They also boosted preventive care scores — the number of people with current influenza vaccinations, foot exams, and referrals for eye exams. But nurses, diabetes educators, and others have demonstrated outcomes similar to those in the DTCC, so the critical factor may be the interventions themselves, not the individual who performs them.
Return on investment
The issues and objections surrounding pharmacists’ roles and quality improvement in community pharmacy are not new to Cranston and the members of PQA who are pushing for change.
The bottom line is that the community pharmacy sector knows it needs to show a positive return on investment. “Most of the phase 2 projects have an economic analysis built in that could lead to an actuarial model,” says Cranston. “This analysis will look at total health care costs.”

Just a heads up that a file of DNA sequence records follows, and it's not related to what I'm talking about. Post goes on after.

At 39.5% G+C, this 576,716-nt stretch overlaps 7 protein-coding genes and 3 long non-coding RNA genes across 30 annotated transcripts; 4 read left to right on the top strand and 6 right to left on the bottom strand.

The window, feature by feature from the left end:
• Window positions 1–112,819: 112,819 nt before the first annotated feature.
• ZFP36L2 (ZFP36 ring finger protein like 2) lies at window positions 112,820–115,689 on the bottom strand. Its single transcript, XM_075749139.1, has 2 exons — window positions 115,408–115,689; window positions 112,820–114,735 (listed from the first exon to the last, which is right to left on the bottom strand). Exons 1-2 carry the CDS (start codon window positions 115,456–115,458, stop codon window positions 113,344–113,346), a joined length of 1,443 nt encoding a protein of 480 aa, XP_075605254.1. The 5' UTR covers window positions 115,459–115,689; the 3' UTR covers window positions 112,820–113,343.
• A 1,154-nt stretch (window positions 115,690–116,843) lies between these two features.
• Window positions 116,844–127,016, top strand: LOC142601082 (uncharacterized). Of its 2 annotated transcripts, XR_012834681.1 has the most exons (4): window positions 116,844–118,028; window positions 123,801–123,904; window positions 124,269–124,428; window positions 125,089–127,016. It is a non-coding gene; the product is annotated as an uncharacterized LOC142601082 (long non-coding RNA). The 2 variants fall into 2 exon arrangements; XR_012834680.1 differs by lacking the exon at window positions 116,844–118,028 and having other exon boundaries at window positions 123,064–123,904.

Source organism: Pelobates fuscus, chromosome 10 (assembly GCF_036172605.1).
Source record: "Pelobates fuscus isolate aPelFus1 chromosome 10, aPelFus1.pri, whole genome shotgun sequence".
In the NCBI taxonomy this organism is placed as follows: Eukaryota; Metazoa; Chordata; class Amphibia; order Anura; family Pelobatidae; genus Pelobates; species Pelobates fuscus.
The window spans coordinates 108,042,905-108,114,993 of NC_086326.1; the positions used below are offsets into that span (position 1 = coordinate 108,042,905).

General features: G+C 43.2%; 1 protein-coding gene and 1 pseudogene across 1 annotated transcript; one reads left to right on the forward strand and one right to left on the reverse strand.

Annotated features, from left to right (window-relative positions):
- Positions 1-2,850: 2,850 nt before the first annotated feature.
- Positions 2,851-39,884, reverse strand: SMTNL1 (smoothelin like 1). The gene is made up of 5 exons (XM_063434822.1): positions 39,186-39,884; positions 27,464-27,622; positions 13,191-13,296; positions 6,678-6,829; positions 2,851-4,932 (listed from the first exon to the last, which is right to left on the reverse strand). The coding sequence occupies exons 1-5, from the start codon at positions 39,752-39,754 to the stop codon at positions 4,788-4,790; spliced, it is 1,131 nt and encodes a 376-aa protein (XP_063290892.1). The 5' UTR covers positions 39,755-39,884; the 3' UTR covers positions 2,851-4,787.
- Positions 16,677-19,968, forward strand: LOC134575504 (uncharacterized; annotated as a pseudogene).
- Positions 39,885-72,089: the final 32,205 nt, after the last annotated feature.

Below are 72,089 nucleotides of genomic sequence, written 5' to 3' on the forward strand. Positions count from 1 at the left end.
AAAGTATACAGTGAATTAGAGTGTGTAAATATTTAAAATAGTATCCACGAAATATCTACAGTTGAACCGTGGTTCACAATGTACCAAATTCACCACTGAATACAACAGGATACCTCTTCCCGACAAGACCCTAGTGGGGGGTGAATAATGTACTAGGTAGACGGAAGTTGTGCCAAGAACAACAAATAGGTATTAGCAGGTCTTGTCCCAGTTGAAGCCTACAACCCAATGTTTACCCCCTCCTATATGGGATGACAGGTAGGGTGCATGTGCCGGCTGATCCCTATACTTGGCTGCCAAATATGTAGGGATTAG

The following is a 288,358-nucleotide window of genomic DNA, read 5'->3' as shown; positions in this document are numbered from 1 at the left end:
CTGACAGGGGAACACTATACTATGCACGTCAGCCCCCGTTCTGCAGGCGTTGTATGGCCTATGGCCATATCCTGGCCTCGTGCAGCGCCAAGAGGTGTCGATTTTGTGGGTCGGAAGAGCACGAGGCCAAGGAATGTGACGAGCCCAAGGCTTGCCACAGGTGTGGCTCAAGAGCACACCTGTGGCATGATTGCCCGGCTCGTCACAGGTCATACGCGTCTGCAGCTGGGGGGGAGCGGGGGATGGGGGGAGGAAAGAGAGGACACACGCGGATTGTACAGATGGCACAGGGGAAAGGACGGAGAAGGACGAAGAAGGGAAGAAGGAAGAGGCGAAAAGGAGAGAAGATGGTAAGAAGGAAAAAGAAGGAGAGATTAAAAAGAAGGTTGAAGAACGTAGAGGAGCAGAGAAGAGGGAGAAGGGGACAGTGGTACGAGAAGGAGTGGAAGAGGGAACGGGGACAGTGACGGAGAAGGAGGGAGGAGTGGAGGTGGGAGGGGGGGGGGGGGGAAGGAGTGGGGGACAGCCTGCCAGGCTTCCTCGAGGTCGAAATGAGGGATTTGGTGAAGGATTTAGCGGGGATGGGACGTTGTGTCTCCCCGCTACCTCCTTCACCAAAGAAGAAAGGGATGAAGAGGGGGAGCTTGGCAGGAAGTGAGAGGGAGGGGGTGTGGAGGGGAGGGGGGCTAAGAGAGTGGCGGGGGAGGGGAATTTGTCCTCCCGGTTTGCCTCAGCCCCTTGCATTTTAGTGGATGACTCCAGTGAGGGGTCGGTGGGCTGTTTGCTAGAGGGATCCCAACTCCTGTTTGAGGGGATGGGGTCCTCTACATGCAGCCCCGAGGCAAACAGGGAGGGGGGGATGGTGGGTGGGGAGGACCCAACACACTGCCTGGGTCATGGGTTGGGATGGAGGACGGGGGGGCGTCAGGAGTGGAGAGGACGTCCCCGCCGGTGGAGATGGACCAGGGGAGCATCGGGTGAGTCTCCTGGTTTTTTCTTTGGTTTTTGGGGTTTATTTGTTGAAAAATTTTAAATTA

Clearly, health plans have to start developing their own positions and approaches to quality improvement in community pharmacy. Highmark, for one, is approaching this with its eyes open. “We see the potential that pharmacies and pharmacists offer, but this is a new area,” says Conklin. “On the surface, things like data capture and reporting may seem straightforward, but widespread implementation and consistency can be more difficult. Furthermore, the data and measures themselves may not get at actual underlying performance or help us to manage services and benefits.”
Community pharmacy needs to show a positive return on investment on 15 quality measures, says Laura Cranston, RPh, executive director of the Pharmacy Quality Alliance.
A larger role for pharmacists is likely to drive up prescription expenses without a near term reduction in total medical expenses.